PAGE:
Less than 10% of original forest cover remains in Bahia and Espírito Santo, and only 2% in Alagoas (Brown and Brown 1992, Conservation International 1995), primarily because of conversion to plantations and pastureland. In Rio de Janeiro, many important habitat fragments are being cleared, notably around Desengano State Park. The collapse of the cocoa economy in south Bahia has resulted in increased logging by landowners and the colonisation of reserves by former plantation workers (Snyder et al. 2000). If the seasonal displacement of birds is confirmed, this would multiply the problems of habitat loss. In the 1998-1999 breeding season, 174 nestlings were poached, mostly from reserves, for the national and international cage-bird trade (Brown and Brown 1992), while 664 individuals were recorded in captivity at the Centre for Reintroduction of Wild Animals in 2005-2006 and others were found in private cages (L. Klemann-Júnior in litt. 2007). Illegal trade is apparently the overriding threat to the species in Espírito Santo (Klemann-Júnior et al. 2008b).  Souvenirs containing feathers have been seen for sale outside Monte Pascoal National Park (Sweeney 1996). It is considered a pest species in some papaya, coffee and cocoa plantations (Klemann-Júnior 2006, L. Klemann-Júnior in litt. 2012).

Conservation Actions Underway
CITES Appendix I and II and protected under Brazilian law. It occurs in 14 reserves (Wege and Long 1995, R. B. Pineschi per C. Yamashita in litt. 2000), but most of these provide minimal habitat protection and none are effective against poaching. The ex situ population is managed under a European species survival scheme (Sweeney 1996) and Curitiba Zoo (L. Klemann-Júnior in litt. 2012), which together with the Loro Parque Fundación, Rare Species Conservatory Foundation and Idéia Ambiental, have successfully developed a captive breeding programme (Reinschmidt and Waugh 2005, L. Klemann-Júnior in litt. 2007, 2012). Conservation Actions Proposed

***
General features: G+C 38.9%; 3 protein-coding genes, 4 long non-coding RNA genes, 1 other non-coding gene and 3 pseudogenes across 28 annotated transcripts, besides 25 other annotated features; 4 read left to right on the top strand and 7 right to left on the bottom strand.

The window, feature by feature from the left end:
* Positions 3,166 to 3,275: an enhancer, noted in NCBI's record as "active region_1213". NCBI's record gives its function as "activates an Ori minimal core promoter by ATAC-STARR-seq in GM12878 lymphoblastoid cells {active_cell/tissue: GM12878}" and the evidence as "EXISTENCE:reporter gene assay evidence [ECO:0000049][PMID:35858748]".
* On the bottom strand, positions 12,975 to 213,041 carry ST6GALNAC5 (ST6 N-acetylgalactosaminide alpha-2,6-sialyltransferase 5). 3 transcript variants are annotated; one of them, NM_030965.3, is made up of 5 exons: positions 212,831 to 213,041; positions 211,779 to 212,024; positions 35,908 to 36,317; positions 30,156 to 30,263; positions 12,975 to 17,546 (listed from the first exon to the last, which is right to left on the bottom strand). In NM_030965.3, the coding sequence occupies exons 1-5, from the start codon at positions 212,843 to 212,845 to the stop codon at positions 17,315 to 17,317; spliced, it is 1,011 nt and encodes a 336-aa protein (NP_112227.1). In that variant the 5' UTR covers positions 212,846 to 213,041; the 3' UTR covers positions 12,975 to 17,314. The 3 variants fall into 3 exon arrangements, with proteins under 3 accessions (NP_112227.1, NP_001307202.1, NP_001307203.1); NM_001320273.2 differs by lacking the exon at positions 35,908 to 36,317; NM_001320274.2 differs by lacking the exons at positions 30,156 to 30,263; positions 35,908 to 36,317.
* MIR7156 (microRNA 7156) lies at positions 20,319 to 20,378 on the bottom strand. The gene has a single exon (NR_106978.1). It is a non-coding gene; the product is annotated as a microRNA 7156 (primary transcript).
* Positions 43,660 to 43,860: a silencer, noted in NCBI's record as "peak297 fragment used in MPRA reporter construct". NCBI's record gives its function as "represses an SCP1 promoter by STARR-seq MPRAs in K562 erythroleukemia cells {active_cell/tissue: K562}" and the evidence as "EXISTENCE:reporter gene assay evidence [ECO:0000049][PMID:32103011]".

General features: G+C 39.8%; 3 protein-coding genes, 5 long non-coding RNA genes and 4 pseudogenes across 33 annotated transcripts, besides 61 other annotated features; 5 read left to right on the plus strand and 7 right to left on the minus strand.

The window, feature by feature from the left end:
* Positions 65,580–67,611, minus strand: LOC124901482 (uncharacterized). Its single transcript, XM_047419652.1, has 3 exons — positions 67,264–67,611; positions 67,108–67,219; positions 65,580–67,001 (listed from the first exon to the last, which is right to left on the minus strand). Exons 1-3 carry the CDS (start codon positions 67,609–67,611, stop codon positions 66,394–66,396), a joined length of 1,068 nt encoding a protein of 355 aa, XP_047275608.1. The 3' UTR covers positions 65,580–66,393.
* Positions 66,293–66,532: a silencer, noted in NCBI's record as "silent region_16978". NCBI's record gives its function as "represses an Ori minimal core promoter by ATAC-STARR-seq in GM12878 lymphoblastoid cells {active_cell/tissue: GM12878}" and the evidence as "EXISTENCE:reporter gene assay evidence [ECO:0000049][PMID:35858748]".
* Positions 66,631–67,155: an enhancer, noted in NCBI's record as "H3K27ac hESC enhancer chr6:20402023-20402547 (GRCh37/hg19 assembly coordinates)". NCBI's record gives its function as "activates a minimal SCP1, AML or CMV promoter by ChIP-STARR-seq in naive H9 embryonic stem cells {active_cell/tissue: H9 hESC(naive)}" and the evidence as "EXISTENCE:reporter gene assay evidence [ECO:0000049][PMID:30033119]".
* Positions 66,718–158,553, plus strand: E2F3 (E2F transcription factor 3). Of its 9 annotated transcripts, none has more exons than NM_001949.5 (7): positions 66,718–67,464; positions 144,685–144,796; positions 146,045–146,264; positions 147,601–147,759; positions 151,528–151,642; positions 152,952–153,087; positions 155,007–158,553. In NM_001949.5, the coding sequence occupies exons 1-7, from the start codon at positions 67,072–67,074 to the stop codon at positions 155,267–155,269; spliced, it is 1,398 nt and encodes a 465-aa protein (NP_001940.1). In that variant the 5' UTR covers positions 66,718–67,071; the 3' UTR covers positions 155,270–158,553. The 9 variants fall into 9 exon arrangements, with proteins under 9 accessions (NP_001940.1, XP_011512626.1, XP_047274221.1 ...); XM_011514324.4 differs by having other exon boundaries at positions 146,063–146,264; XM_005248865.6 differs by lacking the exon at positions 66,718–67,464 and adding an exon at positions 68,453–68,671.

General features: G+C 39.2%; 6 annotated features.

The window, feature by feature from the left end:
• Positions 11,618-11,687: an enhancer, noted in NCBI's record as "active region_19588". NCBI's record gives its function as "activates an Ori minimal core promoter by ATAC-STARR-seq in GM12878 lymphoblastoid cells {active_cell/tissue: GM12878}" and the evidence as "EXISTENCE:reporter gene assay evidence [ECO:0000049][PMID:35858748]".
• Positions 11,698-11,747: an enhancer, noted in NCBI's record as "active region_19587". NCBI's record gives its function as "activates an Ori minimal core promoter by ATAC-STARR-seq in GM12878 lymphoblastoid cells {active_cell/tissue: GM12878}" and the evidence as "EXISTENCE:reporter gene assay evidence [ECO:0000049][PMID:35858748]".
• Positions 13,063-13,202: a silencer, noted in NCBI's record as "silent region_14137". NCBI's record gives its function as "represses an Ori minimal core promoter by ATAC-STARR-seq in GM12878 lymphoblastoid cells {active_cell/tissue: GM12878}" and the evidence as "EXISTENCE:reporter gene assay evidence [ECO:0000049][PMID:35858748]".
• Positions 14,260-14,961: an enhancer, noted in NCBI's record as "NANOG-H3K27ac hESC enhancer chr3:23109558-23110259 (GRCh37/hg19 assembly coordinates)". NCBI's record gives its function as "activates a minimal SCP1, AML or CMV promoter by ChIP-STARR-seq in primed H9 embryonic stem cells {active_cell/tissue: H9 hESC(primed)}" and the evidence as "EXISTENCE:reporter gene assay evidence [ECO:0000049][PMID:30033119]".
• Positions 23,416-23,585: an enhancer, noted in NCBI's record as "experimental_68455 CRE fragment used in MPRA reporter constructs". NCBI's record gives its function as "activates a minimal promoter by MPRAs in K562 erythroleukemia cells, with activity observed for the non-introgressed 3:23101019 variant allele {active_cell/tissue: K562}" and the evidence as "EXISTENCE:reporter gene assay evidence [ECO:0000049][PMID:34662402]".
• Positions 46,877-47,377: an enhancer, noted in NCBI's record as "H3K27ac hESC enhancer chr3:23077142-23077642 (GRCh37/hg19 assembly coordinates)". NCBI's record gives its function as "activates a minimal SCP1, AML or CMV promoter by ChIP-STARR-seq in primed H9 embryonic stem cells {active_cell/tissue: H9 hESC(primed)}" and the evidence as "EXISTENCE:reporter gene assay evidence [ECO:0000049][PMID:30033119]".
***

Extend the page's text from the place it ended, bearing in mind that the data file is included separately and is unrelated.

Survey to locate additional populations. Protect forests where the species occurs outside reserves in Rio de Janeiro. Effectively protect habitat and birds within reserves and further develop the captive-breeding population. Enforce anti-trafficking laws, especially on the roads connecting Monte Pascoal National Park with the rest of south Brazil (Snyder et al. 2000). Map the species's current distribution within its Extent of Occurrence. Identify priority areas for conservation purposes. Research dietary and nesting requirements. Estimate the species's home range. Study the impact of forest fragmentation within its population. Implement an education programme ( L. Klemann-Júnior in litt. 2012).

References
Brown, K. S. J.; Brown, G. G. 1992. Habitat alteration and species loss in Brazilian forests. In: Whitmore, T.C.; Sayer, J.A. (ed.), Tropical forest and extinction, pp. 119-142. Chapman and Hall, London.

Collar, N. J.; Butchart, S. H. M. 2013. Conservation breeding and avian diversity: chances and challenges. International Zoo Yearbook.

Collar, N. J.; Gonzaga, L. P.; Krabbe, N.; Madroño Nieto, A.; Naranjo, L. G.; Parker, T. A.; Wege, D. C. 1992. Threatened birds of the Americas: the ICBP/IUCN Red Data Book. International Council for Bird Preservation, Cambridge, U.K.

Conservation International; Fundação Biodiversitas; Sociedade Nordestina de Ecologia. 1995. Prioridades para conservação da biodiversidade da Mata Atlantica. Conservation International and Fundação Biodiversitas, Belo Horizonte.